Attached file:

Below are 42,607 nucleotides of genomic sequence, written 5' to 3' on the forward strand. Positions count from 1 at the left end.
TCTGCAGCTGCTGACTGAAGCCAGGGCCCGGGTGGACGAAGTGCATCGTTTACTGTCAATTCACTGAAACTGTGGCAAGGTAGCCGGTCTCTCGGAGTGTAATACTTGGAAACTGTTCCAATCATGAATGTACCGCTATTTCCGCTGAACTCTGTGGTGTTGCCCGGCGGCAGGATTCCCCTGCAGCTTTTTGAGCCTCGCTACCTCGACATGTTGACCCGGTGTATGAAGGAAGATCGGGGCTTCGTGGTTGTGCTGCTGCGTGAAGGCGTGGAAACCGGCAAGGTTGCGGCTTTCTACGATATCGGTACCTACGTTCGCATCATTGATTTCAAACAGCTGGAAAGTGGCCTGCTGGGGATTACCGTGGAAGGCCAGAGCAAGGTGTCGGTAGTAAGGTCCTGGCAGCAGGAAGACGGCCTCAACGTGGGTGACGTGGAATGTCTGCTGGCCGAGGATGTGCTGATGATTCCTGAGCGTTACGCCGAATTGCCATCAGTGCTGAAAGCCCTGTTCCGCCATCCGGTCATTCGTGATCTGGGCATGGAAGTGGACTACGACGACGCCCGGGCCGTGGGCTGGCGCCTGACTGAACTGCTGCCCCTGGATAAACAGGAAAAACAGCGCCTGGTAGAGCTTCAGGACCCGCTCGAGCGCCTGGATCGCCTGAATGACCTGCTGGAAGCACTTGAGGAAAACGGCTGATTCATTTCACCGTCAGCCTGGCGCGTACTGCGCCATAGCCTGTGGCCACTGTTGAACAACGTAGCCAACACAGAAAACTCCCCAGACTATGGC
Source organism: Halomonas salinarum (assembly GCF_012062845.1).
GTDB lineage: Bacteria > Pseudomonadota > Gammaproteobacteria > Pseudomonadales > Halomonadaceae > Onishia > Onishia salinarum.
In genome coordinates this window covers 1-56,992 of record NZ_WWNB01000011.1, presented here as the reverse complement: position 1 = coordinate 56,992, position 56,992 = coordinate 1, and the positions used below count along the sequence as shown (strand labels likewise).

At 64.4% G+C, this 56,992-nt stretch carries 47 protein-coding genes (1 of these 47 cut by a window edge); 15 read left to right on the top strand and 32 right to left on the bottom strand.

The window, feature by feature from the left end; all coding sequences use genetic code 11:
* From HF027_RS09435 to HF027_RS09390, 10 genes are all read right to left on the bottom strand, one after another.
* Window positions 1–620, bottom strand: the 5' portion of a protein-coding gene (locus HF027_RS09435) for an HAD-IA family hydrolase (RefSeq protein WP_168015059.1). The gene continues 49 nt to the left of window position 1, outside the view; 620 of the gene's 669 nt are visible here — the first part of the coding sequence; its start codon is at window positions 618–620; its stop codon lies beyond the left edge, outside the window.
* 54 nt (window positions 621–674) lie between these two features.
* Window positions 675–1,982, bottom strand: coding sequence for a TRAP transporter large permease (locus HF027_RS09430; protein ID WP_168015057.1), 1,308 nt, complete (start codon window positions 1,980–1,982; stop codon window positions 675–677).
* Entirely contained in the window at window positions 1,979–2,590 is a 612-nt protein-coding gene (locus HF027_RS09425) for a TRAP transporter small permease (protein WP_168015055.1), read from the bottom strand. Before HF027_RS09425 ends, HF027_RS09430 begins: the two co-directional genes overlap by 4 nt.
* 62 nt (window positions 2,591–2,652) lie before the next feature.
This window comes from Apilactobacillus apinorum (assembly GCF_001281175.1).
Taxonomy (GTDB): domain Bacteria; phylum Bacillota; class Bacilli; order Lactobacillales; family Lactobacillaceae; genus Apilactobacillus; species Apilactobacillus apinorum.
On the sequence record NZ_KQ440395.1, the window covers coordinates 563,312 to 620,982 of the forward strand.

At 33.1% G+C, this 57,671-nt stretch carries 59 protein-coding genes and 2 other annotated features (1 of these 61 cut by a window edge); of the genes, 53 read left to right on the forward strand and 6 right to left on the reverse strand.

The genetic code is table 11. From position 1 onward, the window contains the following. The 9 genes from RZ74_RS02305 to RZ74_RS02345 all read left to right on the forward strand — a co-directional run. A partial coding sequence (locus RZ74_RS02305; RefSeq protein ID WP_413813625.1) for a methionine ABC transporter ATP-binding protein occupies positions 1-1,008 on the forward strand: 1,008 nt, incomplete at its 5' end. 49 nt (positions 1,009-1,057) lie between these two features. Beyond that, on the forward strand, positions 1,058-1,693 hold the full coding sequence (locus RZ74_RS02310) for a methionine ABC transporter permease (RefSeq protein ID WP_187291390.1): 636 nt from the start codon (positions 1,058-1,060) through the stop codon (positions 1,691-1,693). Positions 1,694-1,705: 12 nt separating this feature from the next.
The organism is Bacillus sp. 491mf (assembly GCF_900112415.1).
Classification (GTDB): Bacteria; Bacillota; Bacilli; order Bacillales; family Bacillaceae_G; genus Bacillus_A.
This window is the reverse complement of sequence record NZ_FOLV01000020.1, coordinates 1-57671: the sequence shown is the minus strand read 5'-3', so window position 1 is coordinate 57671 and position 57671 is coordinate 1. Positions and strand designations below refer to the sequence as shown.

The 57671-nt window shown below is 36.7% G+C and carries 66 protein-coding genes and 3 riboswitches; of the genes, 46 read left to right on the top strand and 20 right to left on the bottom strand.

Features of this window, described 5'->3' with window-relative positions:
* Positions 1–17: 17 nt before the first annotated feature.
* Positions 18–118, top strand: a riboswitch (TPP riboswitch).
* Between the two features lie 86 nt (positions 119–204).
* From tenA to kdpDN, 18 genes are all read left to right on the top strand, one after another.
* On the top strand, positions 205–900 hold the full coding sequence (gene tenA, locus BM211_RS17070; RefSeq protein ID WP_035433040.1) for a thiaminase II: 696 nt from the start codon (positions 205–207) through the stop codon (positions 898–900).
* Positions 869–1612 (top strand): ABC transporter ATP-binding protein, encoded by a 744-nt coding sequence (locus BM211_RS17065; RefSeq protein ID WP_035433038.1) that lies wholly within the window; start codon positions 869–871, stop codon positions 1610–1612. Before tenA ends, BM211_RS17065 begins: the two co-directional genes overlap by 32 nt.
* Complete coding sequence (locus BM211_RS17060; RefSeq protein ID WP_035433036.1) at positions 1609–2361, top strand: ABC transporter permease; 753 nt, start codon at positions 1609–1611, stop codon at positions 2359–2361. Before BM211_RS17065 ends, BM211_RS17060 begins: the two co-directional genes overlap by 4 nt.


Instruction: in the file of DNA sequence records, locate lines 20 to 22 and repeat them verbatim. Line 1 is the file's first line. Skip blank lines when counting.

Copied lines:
Classification (GTDB): Bacteria; Bacillota; Bacilli; order Bacillales; family Bacillaceae_G; genus Bacillus_A.
This window is the reverse complement of sequence record NZ_FOLV01000020.1, coordinates 1-57671: the sequence shown is the minus strand read 5'-3', so window position 1 is coordinate 57671 and position 57671 is coordinate 1. Positions and strand designations below refer to the sequence as shown.

The 57671-nt window shown below is 36.7% G+C and carries 66 protein-coding genes and 3 riboswitches; of the genes, 46 read left to right on the top strand and 20 right to left on the bottom strand.